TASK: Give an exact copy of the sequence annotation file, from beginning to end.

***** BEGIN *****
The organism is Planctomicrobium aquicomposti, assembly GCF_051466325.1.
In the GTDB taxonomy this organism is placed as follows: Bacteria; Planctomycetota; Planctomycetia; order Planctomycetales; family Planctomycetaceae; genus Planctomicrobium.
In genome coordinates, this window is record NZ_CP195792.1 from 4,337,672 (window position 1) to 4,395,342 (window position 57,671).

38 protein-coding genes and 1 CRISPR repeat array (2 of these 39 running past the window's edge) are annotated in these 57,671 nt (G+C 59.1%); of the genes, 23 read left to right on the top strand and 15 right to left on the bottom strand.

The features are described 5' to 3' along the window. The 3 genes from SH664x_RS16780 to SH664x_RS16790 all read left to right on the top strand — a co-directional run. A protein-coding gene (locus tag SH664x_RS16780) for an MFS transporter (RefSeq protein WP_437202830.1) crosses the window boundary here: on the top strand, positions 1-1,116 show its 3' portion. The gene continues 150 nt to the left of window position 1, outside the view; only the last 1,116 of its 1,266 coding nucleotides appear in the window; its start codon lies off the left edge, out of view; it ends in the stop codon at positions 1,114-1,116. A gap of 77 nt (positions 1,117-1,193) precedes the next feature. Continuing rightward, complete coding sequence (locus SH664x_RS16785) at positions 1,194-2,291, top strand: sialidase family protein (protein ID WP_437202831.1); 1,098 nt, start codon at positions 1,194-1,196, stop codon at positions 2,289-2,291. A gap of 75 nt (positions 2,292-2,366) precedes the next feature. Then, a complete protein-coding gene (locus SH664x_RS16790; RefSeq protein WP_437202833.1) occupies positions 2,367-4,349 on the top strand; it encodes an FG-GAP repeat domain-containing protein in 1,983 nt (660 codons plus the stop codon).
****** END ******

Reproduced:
The organism is Planctomicrobium aquicomposti, assembly GCF_051466325.1.
In the GTDB taxonomy this organism is placed as follows: Bacteria; Planctomycetota; Planctomycetia; order Planctomycetales; family Planctomycetaceae; genus Planctomicrobium.
In genome coordinates, this window is record NZ_CP195792.1 from 4,337,672 (window position 1) to 4,395,342 (window position 57,671).

38 protein-coding genes and 1 CRISPR repeat array (2 of these 39 running past the window's edge) are annotated in these 57,671 nt (G+C 59.1%); of the genes, 23 read left to right on the top strand and 15 right to left on the bottom strand.

The features are described 5' to 3' along the window. The 3 genes from SH664x_RS16780 to SH664x_RS16790 all read left to right on the top strand — a co-directional run. A protein-coding gene (locus tag SH664x_RS16780) for an MFS transporter (RefSeq protein WP_437202830.1) crosses the window boundary here: on the top strand, positions 1-1,116 show its 3' portion. The gene continues 150 nt to the left of window position 1, outside the view; only the last 1,116 of its 1,266 coding nucleotides appear in the window; its start codon lies off the left edge, out of view; it ends in the stop codon at positions 1,114-1,116. A gap of 77 nt (positions 1,117-1,193) precedes the next feature. Continuing rightward, complete coding sequence (locus SH664x_RS16785) at positions 1,194-2,291, top strand: sialidase family protein (protein ID WP_437202831.1); 1,098 nt, start codon at positions 1,194-1,196, stop codon at positions 2,289-2,291. A gap of 75 nt (positions 2,292-2,366) precedes the next feature. Then, a complete protein-coding gene (locus SH664x_RS16790; RefSeq protein WP_437202833.1) occupies positions 2,367-4,349 on the top strand; it encodes an FG-GAP repeat domain-containing protein in 1,983 nt (660 codons plus the stop codon).